Thursday, August 13, 2015

One of THOSE Days that Ends Well

Today was one of those days that we have all had where you go to sleep thinking you have an easy day coming up tomorrow only to find out by noon you actually end up being busier than you can remember in recent history.

My only plan for today was to spin out the frames of honey I harvested yesterday, squeeze the cappings and then run into town and pick up some lumber to enclose the top of the stall that is going to become the chicken coop.

I had just gotten everything set up this morning when work called. They really needed me to run down to the Lake of the Ozarks area and get some signatures for them.

What should have been a pleasant three hour trip turned into almost a five hour adventure as I attempted to navigate the twisty little one lane roads that follow the waterline along the lake. Not that I am unfamiliar with this type of vacation home along a lake kinda thing but no matter how many different places you been to like that they are all different.

I have written about all parts of Missouri but not really about the Lake area. It certainly isn't the party spot I remember from my younger days. The last few times I been down there has been dealing with vehicle deliveries and it strikes me as a huge group of retirement communities more than anything else these days. Little retirement houses nestled in hidden communities with old people driving around all over.

Thinking through what will happen down there once the decline goes global collapse was an exercise that I quickly determined had no point once I envisioned 1000's of elderly stuck down in those hollows without transportation and unable to get out on foot. Even if they attempted to drive out somewhere my bet is they wouldn't get far as a single tree over a road would put an end to such things.

I finally decided to just leave it at that and possibly re-visit the exercise later.

On my way back I got a call that the building delivery guys wanted to put it in place this evening rather than Monday. I still had the honey frames to extract and I still needed to run by the store.

To make a long story short I managed to get it all done. I extracted about 4 gallons of honey, put the tub I carry the frames in out for the bees to clean up (Top Picture) got the lumber and got the building set in place.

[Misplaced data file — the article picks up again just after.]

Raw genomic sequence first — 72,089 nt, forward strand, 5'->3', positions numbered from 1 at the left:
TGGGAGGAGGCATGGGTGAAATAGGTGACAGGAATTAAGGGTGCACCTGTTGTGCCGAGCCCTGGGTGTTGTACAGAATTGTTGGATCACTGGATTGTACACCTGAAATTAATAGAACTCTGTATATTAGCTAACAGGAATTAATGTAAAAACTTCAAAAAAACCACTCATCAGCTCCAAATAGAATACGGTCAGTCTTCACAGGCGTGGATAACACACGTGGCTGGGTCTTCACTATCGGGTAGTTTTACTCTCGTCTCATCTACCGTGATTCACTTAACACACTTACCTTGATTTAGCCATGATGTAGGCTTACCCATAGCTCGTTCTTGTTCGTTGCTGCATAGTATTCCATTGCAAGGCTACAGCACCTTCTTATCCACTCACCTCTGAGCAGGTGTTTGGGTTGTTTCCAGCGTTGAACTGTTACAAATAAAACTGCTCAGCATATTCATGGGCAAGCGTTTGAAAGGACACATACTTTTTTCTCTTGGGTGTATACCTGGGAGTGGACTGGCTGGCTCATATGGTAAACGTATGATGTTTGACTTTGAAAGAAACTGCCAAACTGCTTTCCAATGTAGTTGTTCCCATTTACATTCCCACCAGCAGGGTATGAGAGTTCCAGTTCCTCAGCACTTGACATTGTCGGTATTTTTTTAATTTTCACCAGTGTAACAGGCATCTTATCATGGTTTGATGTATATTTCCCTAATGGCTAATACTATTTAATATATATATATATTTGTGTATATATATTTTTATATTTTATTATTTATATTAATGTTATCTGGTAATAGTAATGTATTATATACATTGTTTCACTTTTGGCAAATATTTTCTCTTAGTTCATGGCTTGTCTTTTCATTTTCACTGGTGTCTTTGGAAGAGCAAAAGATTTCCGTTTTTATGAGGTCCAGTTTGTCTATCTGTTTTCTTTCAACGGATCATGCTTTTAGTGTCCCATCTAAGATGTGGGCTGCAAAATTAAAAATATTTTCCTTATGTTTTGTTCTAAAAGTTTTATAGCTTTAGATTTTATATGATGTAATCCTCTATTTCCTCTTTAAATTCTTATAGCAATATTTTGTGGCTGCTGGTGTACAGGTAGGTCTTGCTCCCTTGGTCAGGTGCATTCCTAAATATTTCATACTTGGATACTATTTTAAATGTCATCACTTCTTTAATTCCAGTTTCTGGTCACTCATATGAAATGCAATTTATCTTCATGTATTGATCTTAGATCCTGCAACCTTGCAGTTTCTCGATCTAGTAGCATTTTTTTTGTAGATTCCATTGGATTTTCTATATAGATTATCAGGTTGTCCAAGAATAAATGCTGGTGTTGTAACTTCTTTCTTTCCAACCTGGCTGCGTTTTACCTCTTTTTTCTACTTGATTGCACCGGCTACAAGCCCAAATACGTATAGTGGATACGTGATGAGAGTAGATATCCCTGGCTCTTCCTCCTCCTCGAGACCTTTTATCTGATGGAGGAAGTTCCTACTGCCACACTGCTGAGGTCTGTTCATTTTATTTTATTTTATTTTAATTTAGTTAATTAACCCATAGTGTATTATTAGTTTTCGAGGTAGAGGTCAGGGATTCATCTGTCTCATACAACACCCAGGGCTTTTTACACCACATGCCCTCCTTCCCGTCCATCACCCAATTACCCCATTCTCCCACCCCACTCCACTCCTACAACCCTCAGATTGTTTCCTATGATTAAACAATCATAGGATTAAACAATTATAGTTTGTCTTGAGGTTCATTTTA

As the sun was going down the two roosters ran passed the tree they been roosting in every night and straight into the stall I been slowly converting into a chicken coop. They hopped up on the roost pole I put in for them and settled in for the night.

So far this chicken thing seems to be a bit easier than I thought. I know many of you are saying to yourselves right now "Just wait you moron". I should get the top finished on Saturday and then perhaps I will add some Hens to the arrangement on Sunday if I can find any to buy.

Gotta work a 12 hour shift tomorrow so won't be back until late.

Keep Prepping Everyone!!!!!!!


  1. There may be some "bargain " chickens available soon as some people won't want to keep them thru the winter when egg production is down and they have to feed them. Either that or you can wait til spring when new peeps are plentiful. I'd get them now and then they may "set " and hatch out chicks in the spring. That way you would have egg producers and babies growing up to become producers as the others age. Remember they are SAVAGES so make sure you separate mom and eggs before they hatch from the rest of the flock. If not the others may peck them to death. It's the cutest thing to see those babies bunched in under mom's wings. You will see why we use the term "pecking order" and "take under her wing" and "hen pecked". A good Mom will shelter her chicks but some are not so smart. Bantams are excellent mothers if you can set fertile eggs from better egg producing breeds under them. We have had bantams who fought to the death and protected their babies. Don't mean to be bossy but we had to learn all this the hard way. You will love your chickens!!! Good luck. Peg in Florida